The measurement of teaching in the university system has been the subject of increased debate over the last decade. With the rising importance of research as the measurement of a department’s capability and the criteria that create an environment in which research counts heavily towards the allocation of external funding, it is easy to see how teaching has sometimes been regarded in a separate category. However, the reality is that research and teaching are mutually exclusive. In their role, academics are required to provide students with high-quality teaching as part of their studies. Moreover, academics are expected to provide research-led teaching to provide students with cutting edge information to best equip students for the job market or their future research direction. However, the split between research and teaching has often led to some universities being regarded as ‘good for teaching’ and others as ‘research-led’ universities, leaving students to decide whether they would prefer to attend a university with a strong research reputation (but possibly poorer quality teaching) or a university where teaching has been highly praised by external assessment and students, but may not have such a renowned status for its research output. All these factors have muddied the waters in terms of how teaching and its quality is measured across universities and is an aspect that the current Teaching Evaluation Framework (TEF) is seeking to address, with an aim of giving equal status and progression opportunities to good researchers and good teachers. However, this is still under development, and its implementation is being watched closely by the profession. For now, there are other issues that are dominating this debate.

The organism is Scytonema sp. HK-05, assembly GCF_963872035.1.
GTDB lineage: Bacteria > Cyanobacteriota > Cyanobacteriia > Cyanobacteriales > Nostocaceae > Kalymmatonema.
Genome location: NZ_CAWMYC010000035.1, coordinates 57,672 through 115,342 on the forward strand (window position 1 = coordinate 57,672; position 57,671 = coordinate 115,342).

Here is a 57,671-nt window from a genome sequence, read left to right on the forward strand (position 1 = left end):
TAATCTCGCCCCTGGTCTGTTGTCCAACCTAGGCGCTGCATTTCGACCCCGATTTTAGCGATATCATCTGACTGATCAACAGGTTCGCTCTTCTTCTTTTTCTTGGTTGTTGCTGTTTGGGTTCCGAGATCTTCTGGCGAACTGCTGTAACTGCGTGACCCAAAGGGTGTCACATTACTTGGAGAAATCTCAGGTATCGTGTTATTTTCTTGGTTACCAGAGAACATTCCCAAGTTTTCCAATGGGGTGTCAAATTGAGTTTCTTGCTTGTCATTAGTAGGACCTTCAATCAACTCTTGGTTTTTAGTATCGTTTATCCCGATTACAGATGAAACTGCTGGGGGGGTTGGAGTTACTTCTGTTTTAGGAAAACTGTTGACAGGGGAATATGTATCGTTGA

The value of student ratings
At the end of every course, students are asked to complete a satisfaction survey in which they assess the quality of their module and their opinion of the course leader. The results are collated, and an overall rating is produced. While universities cite these results, particularly if they are positive, as evidence of student satisfaction, one does need to treat the results with caution. The results are based on the student experience and are not an assessment made by a fellow professional in the field. If the results are good, then this is positive news for the department, but a low approval rating may not be completely indicative of poor quality teaching. Student preferences, in addition to their expectations, need to be considered in the way that they formulate their opinions. While the judgement of students is important, we must remember that it is not a professional assessment of a teacher’s ability.
Classroom observations by peers, principals or external evaluators